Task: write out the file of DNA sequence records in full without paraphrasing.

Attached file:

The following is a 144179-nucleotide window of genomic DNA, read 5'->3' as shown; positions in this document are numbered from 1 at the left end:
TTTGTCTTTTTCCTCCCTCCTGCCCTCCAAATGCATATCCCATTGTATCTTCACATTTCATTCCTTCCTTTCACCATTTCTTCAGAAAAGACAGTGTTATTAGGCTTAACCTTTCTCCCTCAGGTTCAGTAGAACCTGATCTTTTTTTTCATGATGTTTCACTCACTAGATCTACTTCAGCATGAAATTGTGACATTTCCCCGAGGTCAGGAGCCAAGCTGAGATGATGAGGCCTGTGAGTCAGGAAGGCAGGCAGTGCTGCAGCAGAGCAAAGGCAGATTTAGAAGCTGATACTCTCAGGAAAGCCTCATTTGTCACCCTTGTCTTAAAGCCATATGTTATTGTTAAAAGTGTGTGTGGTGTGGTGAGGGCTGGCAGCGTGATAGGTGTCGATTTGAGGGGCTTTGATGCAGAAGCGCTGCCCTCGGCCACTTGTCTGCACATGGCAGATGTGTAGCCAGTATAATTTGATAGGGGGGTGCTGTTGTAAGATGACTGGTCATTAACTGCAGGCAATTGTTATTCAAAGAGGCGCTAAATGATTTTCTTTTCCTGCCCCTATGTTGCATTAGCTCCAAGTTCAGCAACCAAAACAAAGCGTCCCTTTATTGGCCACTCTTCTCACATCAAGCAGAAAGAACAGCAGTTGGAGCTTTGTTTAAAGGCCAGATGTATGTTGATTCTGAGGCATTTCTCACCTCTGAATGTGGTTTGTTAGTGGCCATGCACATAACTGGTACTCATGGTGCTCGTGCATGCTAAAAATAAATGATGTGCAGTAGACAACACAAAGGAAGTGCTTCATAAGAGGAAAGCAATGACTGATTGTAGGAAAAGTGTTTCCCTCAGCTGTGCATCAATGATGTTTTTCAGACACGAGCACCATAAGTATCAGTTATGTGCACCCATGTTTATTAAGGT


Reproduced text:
The following is a 144179-nucleotide window of genomic DNA, read 5'->3' as shown; positions in this document are numbered from 1 at the left end:
TTTGTCTTTTTCCTCCCTCCTGCCCTCCAAATGCATATCCCATTGTATCTTCACATTTCATTCCTTCCTTTCACCATTTCTTCAGAAAAGACAGTGTTATTAGGCTTAACCTTTCTCCCTCAGGTTCAGTAGAACCTGATCTTTTTTTTCATGATGTTTCACTCACTAGATCTACTTCAGCATGAAATTGTGACATTTCCCCGAGGTCAGGAGCCAAGCTGAGATGATGAGGCCTGTGAGTCAGGAAGGCAGGCAGTGCTGCAGCAGAGCAAAGGCAGATTTAGAAGCTGATACTCTCAGGAAAGCCTCATTTGTCACCCTTGTCTTAAAGCCATATGTTATTGTTAAAAGTGTGTGTGGTGTGGTGAGGGCTGGCAGCGTGATAGGTGTCGATTTGAGGGGCTTTGATGCAGAAGCGCTGCCCTCGGCCACTTGTCTGCACATGGCAGATGTGTAGCCAGTATAATTTGATAGGGGGGTGCTGTTGTAAGATGACTGGTCATTAACTGCAGGCAATTGTTATTCAAAGAGGCGCTAAATGATTTTCTTTTCCTGCCCCTATGTTGCATTAGCTCCAAGTTCAGCAACCAAAACAAAGCGTCCCTTTATTGGCCACTCTTCTCACATCAAGCAGAAAGAACAGCAGTTGGAGCTTTGTTTAAAGGCCAGATGTATGTTGATTCTGAGGCATTTCTCACCTCTGAATGTGGTTTGTTAGTGGCCATGCACATAACTGGTACTCATGGTGCTCGTGCATGCTAAAAATAAATGATGTGCAGTAGACAACACAAAGGAAGTGCTTCATAAGAGGAAAGCAATGACTGATTGTAGGAAAAGTGTTTCCCTCAGCTGTGCATCAATGATGTTTTTCAGACACGAGCACCATAAGTATCAGTTATGTGCACCCATGTTTATTAAGGT